Fiery talk won’t curb Kim, but other ap­proaches might

USA TODAY International Edition - - NEWS -

Amer­i­cans could be for­given for los­ing sleep this week over de­vel­op­ments on the Korean Penin­sula.

First came word of North Korea’s break­through in de­vel­op­ing a nu­clear weapon small enough to fit on top of a long- range mis­sile that could po­ten­tially reach the U. S. main­land, a sce­nario dis­played in end­less ca­ble news sim­u­la­tions.

Within hours, Pres­i­dent Trump ap­par­ently ad- libbed a warn­ing that North Korean threats would “be met with fire and fury like the world has never seen.”

Then the North Korean army said plans were in place for a nu­clear “en­velop­ing fire” around the U. S. ter­ri­tory of Guam, with its 160,000 peo­ple.

Whoa. Time for a deep breath. Fiery rhetoric aside, it bears re­mem­ber­ing that the United States and North Korea do not seek do­min­ion over the other. Amer­ica has no de­sire to in­vade that far­away land, and the Kim fam­ily dynasty has demon­strated dur­ing seven decades of rule that its over­rid­ing goal is sur­vival, not world con­quest.

The cur­rent leader, Kim Jong Un, is many things: mur­der­ous, ruth­less, a despot cling­ing to power un­der the state- spon­sored fic­tion that his coun­try is un­der siege. There’s no in­di­ca­tion, how­ever, that he is sui­ci­dal.

Kim watched Iraq’s Sad­dam Hus­sein and Libya’s Moam­mar Gad­hafi give up on nu­clear arms only to lose their lives. To avoid their fate, Kim works to­ward a weapon that could threaten Amer­ica, and Trump doesn’t want that to hap­pen on his watch.

To deal with the threat, non­com­bat al­ter­na­tives in­clude:

uDi­plo­macy. Sec­re­tary of State Rex Tiller­son has of­fered the pos­si­bil­ity of ne­go­ti­a­tions to en­sure se­cu­rity for the Kim regime in ex­change for curb­ing its nu­clear am­bi­tions. As Tiller­son made plain to Py­ongyang last week, “We are not your en­emy, we are not your threat.”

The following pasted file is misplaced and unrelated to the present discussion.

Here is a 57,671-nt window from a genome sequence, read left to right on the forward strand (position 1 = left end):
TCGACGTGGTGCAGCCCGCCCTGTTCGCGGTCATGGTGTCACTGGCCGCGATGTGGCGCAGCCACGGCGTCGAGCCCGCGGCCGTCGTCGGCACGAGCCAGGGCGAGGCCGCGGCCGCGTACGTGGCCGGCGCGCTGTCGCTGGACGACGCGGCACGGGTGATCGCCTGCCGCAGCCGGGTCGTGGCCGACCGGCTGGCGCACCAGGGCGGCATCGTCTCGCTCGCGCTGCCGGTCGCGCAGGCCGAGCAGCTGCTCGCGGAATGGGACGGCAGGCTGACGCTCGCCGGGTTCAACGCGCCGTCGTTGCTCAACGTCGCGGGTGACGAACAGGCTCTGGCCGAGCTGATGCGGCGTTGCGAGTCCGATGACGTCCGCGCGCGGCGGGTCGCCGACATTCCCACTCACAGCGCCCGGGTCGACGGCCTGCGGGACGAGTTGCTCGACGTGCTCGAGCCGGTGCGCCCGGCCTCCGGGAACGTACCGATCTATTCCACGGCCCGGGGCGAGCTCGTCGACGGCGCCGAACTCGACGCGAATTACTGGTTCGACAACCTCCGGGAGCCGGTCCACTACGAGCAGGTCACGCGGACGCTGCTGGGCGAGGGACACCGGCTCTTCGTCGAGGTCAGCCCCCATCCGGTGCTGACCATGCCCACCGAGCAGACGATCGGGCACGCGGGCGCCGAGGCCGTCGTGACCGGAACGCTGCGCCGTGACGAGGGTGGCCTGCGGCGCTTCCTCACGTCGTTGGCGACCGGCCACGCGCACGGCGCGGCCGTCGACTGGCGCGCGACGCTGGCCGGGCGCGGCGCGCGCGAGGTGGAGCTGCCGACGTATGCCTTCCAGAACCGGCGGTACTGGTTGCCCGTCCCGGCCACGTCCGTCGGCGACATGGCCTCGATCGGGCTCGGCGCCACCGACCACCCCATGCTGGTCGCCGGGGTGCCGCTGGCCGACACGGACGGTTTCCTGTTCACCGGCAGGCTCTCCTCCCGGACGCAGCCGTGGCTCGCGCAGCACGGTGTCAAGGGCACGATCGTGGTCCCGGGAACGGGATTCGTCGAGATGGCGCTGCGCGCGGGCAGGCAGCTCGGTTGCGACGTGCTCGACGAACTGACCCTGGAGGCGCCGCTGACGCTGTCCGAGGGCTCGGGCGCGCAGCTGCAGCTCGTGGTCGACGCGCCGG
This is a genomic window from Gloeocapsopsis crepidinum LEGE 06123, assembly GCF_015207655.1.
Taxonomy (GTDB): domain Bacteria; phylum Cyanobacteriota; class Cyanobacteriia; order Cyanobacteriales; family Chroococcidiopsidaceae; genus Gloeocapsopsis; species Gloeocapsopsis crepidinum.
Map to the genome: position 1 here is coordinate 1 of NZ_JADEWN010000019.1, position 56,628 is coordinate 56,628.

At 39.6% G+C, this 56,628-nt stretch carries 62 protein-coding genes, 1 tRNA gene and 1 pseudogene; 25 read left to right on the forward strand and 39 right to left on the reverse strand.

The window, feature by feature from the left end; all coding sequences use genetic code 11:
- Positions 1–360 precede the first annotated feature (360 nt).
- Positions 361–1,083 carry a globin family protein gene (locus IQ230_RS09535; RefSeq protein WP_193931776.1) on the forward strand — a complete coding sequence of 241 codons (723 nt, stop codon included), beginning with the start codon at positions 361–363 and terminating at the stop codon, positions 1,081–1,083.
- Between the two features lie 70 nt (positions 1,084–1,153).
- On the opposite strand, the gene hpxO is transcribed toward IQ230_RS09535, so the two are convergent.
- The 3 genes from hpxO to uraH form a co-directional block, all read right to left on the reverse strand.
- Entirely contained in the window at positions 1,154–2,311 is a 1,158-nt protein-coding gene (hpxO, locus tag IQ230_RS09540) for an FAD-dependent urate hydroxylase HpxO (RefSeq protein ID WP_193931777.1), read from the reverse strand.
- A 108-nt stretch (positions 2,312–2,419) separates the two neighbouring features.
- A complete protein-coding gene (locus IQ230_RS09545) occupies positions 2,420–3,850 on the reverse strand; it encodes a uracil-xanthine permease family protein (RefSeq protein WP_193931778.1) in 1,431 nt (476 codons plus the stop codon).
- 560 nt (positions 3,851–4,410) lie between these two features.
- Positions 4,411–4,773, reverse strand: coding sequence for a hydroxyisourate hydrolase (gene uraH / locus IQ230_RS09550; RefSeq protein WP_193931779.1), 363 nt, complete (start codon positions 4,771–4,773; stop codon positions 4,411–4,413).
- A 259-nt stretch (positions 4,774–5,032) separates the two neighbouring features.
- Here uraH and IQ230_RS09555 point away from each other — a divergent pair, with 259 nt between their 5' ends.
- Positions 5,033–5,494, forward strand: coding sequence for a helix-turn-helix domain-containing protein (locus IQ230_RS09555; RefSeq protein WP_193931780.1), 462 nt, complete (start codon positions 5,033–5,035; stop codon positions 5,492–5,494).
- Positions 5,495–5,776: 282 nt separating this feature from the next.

uDeter­rence. Even dur­ing the height of the Cold War, when Rus­sia was threat­en­ing Amer­ica with thousands of nu­clear weapons, the doc­trine of mu­tu­ally as­sured de­struc­tion pre­vented a con­fla­gra­tion.

uCy­ber sab­o­tage. The United States could have sur­rep­ti­tious tools to dis­rupt and de­lay North Korea’s mis­sile test­ing. These would in­clude covert cy­ber and elec­tronic in­ter­fer­ence pro­grams.

uMis­sile de­fense. In­ter­me­di­ate- mis­sile de­fense sys­tems have shown con­sid­er­able suc­cess, and test­ing con­tin­ues for bat­ter­ies that can shoot down in­ter­con­ti­nen­tal bal­lis­tic mis­siles tar­get­ing the USA.

uSanc­tions. Last week, in a note­wor­thy achieve­ment at the United Na­tions, the Trump ad­min­is­tra­tion won unan­i­mous Se­cu­rity Coun­cil con­sent for tougher sanc­tions that could slash North Korea’s an­nual ex­port rev­enue. Ad­her­ence by China, which han­dles 85% of North Korea’s trade, holds the key.

All of these are ways to lessen the threat from North Korea with­out touch­ing off a nu­clear con­fla­gra­tion. In the mean­time, “fire and fury” re­marks are not help­ful. Such brinkman­ship can lead to lethal mis­cal­cu­la­tions and a hu­man­i­tar­ian dis­as­ter. That out­come is avoid­able. Amer­ica fares best when it acts with steely re­solve, not out of fear.

JUNG YEON- JE, AFP/ GETTY IMAGES

Tele­vi­sion news in Seoul, South Korea, on Wed­nes­day.

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